Classification of cyclicity-forcing numbers
This article gives a proof/explanation of the equivalence of multiple definitions for the term cyclicity-forcing number
View a complete list of pages giving proofs of equivalence of definitions
The definitions that we have to prove as equivalent
The following are equivalent for a natural number:
- There exists exactly one isomorphism class of groups of that order.
- Any group of that order is a cyclic group.
- Any group of that order is a direct product of cyclic Sylow subgroups.
- It is a product of distinct primes , such that does not divide for any prime divisors of the order.
- It is relatively prime to the value of its Euler totient function.
- Classification of abelianness-forcing numbers (sometimes called Dickson's theorem)
- Classification of nilpotency-forcing numbers (sometimes called Schmidt's theorem)
- Finite abelian implies direct product of Sylow subgroups
- Finite non-abelian and every proper subgroup is abelian implies not simple: This is the meat of the proof.
- Description of automorphism group of cyclic group
- Homomorphism between groups of coprime order is trivial
- Cyclic over central implies abelian
- Lagrange's theorem
- Order of quotient group divides order of group
Equivalence of definitions (1) and (2)
This follows from two basic observations:
- For any natural number , there exists a cyclic group of order .
- Two cyclic groups of the same order are isomorphic.
Thus, the existence of only one isomorphism class of groups of a given order is equivalent to asserting that every group of that order is cyclic.
Equivalence of definitions (2) and (3)
This follows from the Chinese remainder theorem.
(3) implies (4)
For this, we first prove that the number must be square-free, i.e., it is a product of distinct primes.
Suppose we have a prime factorization as follows:
Consider the group that is a direct product of elementary abelian groups of order . Then, is an abelian group of order . Further, if any of the is greater than one, then the -Sylow subgroup is not cyclic, so is not cyclic. Thus, if has a square factor, there is a non-cyclic group of order . Thus, any cyclicity-forcing number must be square-free.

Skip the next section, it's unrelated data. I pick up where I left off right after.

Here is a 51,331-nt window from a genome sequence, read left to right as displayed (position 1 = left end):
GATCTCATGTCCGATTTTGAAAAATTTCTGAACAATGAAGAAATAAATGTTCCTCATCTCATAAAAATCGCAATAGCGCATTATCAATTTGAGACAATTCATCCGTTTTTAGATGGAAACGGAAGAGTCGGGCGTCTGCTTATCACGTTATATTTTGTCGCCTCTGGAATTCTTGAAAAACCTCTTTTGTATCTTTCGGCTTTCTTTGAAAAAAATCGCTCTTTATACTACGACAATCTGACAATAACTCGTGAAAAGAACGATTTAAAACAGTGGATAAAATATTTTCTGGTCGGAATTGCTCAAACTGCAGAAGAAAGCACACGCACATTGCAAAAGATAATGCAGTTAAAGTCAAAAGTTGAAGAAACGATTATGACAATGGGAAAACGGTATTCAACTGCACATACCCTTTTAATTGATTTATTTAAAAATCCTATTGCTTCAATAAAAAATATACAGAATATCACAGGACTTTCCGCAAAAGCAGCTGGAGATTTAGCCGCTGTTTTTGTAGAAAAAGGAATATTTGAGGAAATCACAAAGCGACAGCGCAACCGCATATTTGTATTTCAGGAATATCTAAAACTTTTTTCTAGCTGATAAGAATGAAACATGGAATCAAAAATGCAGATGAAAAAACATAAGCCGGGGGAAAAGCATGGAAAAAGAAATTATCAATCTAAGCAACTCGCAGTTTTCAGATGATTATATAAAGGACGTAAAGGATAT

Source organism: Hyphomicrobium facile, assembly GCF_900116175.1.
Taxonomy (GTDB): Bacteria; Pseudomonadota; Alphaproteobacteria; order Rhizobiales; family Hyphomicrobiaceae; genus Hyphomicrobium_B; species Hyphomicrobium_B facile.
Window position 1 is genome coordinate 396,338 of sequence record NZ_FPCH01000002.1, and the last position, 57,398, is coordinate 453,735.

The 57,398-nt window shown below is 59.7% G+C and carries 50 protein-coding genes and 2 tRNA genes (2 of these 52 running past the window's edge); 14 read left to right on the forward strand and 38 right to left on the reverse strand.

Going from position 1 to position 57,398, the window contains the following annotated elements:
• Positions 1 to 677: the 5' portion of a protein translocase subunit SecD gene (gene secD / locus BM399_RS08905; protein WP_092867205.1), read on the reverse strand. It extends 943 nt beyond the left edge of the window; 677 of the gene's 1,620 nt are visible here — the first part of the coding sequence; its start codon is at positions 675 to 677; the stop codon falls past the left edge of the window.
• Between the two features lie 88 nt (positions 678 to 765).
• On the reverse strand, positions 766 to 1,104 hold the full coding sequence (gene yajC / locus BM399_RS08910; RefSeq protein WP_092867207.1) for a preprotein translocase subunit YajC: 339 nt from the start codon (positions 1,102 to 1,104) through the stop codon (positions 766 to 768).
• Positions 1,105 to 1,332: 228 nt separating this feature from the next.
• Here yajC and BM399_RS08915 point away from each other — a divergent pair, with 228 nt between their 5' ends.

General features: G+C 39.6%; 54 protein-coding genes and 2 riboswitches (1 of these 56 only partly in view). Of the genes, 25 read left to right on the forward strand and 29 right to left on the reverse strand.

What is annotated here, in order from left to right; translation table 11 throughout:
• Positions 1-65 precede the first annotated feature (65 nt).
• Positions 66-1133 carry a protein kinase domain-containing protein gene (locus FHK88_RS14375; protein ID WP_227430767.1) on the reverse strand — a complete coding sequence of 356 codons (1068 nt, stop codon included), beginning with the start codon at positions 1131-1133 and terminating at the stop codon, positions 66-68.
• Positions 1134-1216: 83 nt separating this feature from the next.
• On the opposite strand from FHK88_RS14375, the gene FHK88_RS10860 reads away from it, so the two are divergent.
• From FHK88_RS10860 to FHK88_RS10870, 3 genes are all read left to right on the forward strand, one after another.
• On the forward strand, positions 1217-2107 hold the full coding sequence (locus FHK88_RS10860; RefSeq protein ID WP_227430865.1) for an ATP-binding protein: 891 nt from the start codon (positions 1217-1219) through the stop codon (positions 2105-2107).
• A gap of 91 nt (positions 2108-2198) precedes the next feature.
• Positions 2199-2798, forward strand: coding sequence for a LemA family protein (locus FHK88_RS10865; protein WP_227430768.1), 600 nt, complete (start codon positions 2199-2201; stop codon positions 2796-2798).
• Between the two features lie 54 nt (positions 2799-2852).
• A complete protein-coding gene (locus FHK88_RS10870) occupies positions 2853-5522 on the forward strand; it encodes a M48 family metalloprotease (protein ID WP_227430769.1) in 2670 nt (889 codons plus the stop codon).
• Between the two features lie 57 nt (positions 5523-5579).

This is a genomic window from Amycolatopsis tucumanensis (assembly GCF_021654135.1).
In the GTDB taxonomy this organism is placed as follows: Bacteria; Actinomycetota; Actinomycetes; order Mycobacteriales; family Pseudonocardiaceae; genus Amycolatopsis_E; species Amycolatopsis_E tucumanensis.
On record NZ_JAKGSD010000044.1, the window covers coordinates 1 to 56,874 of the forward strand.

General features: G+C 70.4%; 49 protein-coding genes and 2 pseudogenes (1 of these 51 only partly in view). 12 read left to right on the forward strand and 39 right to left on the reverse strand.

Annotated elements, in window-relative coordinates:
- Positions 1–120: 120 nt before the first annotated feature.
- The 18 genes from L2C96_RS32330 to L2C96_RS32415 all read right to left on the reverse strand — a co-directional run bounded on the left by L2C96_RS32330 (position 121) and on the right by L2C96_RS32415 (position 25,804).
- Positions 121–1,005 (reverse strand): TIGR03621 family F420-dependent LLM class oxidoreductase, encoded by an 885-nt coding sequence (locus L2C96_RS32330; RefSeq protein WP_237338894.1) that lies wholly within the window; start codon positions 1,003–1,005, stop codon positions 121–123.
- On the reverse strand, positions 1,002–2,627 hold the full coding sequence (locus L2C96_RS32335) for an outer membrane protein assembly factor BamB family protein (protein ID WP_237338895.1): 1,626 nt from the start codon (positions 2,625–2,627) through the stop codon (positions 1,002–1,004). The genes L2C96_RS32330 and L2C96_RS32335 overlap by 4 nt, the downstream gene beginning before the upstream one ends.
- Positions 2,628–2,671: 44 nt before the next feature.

We thus have:
where all the are distinct primes.
Now, suppose there exist primes and such that . Then, there exists a non-abelian group of order , given as the semidirect product of a cyclic group of order , and a cyclic subgroup of order in its automorphism group. Let be the direct product of with a cyclic group of order . Then, is a group of order . However, is not cyclic since it has a subgroup isomorphic to , a non-cyclic group.
Thus, we're forced to have:
with not dividing for any two prime divisors of .
(4) implies (3)
Given: A group , whose order is , where the are distinct primes and does not divide for .
To prove: is cyclic.
Proof: We prove this claim by induction on . First, note that any divisor of also satisfies the condition of being square-free as well as the condition that no prime divisor of it divides any other prime divisor minus one.
Base case of induction: The base case of induction, , is trivial.
Proof of inductive step:
|Step no.||Assertion/construction||Facts used||Given data used||Previous steps used||Explanation|
|1||Every proper subgroup of is cyclic||Fact (6)||inductive hypothesis, arithmetic condition on||[SHOW MORE]|
|2||If is non-abelian, is not simple||Fact (2)||Step (1)||[SHOW MORE]|
|3||Any proper normal subgroup of is central||Fact (4)||For any two prime divisors of , does not divide||Step (1)||[SHOW MORE]|
|4||If is non-abelian, the center of is nontrivial||Steps (2), (3)||[SHOW MORE]|
|5||If is non-abelian, the quotient is cyclic||Fact (7)||inductive hypothesis||Step (4)||[SHOW MORE]|
|6||is abelian||Fact (5)||Step (5)||[SHOW MORE]|
|7||is cyclic||is square-free||Step (6)||[SHOW MORE]|
- Abstract Algebra by David S. Dummit and Richard M. Foote, 10-digit ISBN 0471433349, 13-digit ISBN 978-0471433347, Page 149, Exercises 54-55, Section 4.5 (Sylow's theorem), (hints given in exercise)More info